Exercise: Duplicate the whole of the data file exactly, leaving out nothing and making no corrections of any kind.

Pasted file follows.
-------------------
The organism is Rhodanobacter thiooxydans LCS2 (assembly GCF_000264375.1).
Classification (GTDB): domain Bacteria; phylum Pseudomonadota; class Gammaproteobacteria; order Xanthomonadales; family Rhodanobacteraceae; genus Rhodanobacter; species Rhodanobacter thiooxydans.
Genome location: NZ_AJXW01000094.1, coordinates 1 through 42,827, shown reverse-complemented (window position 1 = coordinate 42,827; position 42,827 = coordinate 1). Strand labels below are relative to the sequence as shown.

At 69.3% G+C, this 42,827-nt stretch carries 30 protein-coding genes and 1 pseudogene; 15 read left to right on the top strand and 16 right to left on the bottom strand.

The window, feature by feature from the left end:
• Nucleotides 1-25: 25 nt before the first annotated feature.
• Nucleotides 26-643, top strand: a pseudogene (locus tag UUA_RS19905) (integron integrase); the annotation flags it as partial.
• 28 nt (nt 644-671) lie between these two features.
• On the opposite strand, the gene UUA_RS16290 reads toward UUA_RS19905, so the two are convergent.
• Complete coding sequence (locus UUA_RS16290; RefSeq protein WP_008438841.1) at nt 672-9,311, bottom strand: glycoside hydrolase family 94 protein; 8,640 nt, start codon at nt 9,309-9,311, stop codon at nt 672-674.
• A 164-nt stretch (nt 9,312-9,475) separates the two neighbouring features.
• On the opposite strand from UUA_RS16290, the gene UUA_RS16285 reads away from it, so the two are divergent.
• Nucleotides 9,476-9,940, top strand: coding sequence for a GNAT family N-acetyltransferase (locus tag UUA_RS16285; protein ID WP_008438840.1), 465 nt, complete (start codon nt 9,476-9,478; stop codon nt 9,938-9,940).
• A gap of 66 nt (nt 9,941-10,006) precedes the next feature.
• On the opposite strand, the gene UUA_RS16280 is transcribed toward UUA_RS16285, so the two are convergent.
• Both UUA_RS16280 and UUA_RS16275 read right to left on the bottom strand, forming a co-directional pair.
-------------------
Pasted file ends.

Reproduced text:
The organism is Rhodanobacter thiooxydans LCS2 (assembly GCF_000264375.1).
Classification (GTDB): domain Bacteria; phylum Pseudomonadota; class Gammaproteobacteria; order Xanthomonadales; family Rhodanobacteraceae; genus Rhodanobacter; species Rhodanobacter thiooxydans.
Genome location: NZ_AJXW01000094.1, coordinates 1 through 42,827, shown reverse-complemented (window position 1 = coordinate 42,827; position 42,827 = coordinate 1). Strand labels below are relative to the sequence as shown.

At 69.3% G+C, this 42,827-nt stretch carries 30 protein-coding genes and 1 pseudogene; 15 read left to right on the top strand and 16 right to left on the bottom strand.

The window, feature by feature from the left end:
• Nucleotides 1-25: 25 nt before the first annotated feature.
• Nucleotides 26-643, top strand: a pseudogene (locus tag UUA_RS19905) (integron integrase); the annotation flags it as partial.
• 28 nt (nt 644-671) lie between these two features.
• On the opposite strand, the gene UUA_RS16290 reads toward UUA_RS19905, so the two are convergent.
• Complete coding sequence (locus UUA_RS16290; RefSeq protein WP_008438841.1) at nt 672-9,311, bottom strand: glycoside hydrolase family 94 protein; 8,640 nt, start codon at nt 9,309-9,311, stop codon at nt 672-674.
• A 164-nt stretch (nt 9,312-9,475) separates the two neighbouring features.
• On the opposite strand from UUA_RS16290, the gene UUA_RS16285 reads away from it, so the two are divergent.
• Nucleotides 9,476-9,940, top strand: coding sequence for a GNAT family N-acetyltransferase (locus tag UUA_RS16285; protein ID WP_008438840.1), 465 nt, complete (start codon nt 9,476-9,478; stop codon nt 9,938-9,940).
• A gap of 66 nt (nt 9,941-10,006) precedes the next feature.
• On the opposite strand, the gene UUA_RS16280 is transcribed toward UUA_RS16285, so the two are convergent.
• Both UUA_RS16280 and UUA_RS16275 read right to left on the bottom strand, forming a co-directional pair.